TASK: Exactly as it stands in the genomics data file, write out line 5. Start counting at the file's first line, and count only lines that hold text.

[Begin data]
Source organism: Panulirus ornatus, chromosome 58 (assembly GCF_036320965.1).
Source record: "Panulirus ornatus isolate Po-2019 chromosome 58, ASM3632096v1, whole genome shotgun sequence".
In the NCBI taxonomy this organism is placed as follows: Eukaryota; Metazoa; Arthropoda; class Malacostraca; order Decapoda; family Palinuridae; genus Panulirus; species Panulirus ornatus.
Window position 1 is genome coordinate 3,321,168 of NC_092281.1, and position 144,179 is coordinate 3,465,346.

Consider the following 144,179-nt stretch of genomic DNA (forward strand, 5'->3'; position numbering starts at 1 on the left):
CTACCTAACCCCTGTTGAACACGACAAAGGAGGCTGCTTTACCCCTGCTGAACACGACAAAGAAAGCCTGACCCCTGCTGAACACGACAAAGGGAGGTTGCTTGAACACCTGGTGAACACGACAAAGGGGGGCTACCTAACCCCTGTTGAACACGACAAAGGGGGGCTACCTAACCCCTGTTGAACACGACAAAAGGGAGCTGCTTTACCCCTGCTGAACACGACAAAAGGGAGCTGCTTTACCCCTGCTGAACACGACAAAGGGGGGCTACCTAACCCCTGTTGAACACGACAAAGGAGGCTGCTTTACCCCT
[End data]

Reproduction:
Consider the following 144,179-nt stretch of genomic DNA (forward strand, 5'->3'; position numbering starts at 1 on the left):